The conduct of clinical research in rare diseases is essential.
In order to assure the future of rare diseases research, the training of the next generation of investigators in this field is important.
Who should attend?
New investigators, trainees, junior faculty, and others interested in rare disease research methodology. Attendees will have the opportunity to:
- Meet key leaders in rare diseases research.
- Engage in formal and informal networking and idea generation with other trainees and investigators.
- Discuss career development and strategic planning for academic success.
- Explore research collaborations.
Carol McAlear, MA
View past conference resources
Background & Goals
There are more than 6,8001 diseases classified as "rare" (defined as having a prevalence in the United States of <200,000 persons). While individually these entities are uncommon, as a group they are an important cause of chronic illness, disability and premature death in both children and adults. They take a disproportionate share of our health care dollars because of their complexity and the expense of, in most cases, inadequate therapy.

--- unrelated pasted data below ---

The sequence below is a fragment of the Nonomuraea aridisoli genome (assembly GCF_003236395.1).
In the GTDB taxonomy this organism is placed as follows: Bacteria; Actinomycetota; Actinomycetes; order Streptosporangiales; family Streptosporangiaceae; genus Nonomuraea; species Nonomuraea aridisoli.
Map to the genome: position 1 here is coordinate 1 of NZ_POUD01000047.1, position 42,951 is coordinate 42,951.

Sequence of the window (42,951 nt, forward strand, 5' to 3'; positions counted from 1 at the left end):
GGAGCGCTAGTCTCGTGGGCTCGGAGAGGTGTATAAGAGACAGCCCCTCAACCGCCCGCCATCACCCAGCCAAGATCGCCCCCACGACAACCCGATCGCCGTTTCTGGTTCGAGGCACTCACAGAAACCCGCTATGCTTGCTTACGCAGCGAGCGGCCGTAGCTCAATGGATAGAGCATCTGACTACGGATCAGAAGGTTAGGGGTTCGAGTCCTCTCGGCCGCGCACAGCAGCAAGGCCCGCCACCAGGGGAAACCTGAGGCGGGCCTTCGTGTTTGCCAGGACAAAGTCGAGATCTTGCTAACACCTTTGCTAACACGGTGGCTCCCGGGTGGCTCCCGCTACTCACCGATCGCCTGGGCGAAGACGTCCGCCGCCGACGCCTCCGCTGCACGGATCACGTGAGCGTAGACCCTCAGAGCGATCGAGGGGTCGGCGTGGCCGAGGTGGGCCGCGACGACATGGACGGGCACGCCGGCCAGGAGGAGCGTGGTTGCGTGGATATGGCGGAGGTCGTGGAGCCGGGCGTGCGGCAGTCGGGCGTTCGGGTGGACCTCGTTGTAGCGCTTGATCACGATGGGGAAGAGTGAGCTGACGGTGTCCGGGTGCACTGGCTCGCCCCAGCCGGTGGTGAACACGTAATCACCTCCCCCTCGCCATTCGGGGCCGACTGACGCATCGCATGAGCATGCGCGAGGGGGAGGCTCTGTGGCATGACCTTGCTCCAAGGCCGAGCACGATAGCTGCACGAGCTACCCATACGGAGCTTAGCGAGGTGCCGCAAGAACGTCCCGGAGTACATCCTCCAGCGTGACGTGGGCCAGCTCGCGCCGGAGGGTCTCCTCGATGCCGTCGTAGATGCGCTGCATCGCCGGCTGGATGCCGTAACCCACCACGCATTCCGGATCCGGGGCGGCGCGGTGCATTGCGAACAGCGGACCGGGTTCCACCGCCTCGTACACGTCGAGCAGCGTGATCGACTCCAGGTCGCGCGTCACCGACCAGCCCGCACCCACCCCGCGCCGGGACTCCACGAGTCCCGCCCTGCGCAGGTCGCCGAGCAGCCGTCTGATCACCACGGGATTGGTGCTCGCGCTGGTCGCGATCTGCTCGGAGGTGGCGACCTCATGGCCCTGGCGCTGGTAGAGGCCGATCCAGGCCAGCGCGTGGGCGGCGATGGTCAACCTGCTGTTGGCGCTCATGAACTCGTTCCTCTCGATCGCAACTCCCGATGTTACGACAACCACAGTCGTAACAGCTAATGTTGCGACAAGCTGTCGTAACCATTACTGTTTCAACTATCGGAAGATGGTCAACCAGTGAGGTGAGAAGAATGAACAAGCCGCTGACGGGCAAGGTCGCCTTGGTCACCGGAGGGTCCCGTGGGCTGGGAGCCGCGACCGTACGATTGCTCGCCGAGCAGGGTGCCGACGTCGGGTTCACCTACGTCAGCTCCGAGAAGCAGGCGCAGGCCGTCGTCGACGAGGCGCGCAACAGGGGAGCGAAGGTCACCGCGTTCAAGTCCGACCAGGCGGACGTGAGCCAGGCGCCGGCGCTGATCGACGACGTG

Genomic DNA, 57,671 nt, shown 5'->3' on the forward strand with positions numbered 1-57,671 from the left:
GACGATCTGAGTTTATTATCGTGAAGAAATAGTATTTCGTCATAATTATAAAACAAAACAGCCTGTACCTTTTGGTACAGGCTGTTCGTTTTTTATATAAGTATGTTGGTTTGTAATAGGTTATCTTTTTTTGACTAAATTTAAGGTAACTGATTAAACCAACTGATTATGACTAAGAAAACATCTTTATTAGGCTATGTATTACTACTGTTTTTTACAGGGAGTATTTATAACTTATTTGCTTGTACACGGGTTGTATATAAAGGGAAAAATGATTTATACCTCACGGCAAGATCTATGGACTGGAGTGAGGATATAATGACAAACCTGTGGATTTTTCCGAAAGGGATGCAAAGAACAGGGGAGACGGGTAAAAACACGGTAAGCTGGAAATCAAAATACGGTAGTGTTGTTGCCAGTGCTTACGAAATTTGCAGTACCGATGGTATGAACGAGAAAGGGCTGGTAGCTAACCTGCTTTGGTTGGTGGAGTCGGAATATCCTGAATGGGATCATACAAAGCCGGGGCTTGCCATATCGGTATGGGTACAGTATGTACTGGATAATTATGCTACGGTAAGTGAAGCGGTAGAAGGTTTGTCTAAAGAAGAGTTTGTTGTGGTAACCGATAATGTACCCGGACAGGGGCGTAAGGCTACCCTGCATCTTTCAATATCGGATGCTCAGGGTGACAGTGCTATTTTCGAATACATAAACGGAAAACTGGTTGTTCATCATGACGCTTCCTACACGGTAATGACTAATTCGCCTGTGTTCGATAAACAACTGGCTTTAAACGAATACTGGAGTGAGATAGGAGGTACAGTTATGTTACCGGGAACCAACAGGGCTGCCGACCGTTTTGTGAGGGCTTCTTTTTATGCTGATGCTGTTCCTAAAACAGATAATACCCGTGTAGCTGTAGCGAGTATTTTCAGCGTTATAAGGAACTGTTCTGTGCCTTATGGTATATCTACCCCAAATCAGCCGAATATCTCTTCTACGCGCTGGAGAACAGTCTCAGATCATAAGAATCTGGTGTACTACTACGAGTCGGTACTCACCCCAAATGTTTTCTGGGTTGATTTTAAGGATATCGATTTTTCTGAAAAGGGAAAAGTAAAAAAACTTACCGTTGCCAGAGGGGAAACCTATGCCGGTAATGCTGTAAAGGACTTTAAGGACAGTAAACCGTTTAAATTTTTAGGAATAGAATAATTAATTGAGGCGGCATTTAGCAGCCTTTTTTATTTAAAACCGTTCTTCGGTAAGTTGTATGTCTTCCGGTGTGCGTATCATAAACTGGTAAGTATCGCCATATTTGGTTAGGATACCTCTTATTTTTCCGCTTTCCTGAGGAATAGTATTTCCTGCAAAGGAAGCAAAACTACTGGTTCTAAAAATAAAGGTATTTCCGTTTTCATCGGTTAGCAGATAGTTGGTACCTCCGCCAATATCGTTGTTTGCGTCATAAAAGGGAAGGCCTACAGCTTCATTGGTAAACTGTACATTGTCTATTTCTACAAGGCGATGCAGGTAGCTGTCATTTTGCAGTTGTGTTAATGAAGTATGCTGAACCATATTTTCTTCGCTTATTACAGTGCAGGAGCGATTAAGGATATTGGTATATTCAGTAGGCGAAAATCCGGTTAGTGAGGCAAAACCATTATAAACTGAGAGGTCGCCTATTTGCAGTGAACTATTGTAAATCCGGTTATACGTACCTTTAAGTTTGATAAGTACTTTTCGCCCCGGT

Despite their rarity, many fundamental advances in medicine have come from the study of rare diseases and these have benefited common diseases. As an example, the study of the human genome began with identification of rare diseases (muscular dystrophy being the first) and epigenetics was first identified in rare disorders. Both because of currently inadequate therapy and the potential to assist common as well as rare disorders, the conduct of clinical research in rare diseases is essential.
In order to assure the future of this research, the training of the next generation of investigators in this field is important. We are the ideal group to sponsor a conference addressing rare disease research methodology that would supplement general training in clinical research and help attract trainees and junior faculty into this important field. Learn more about us.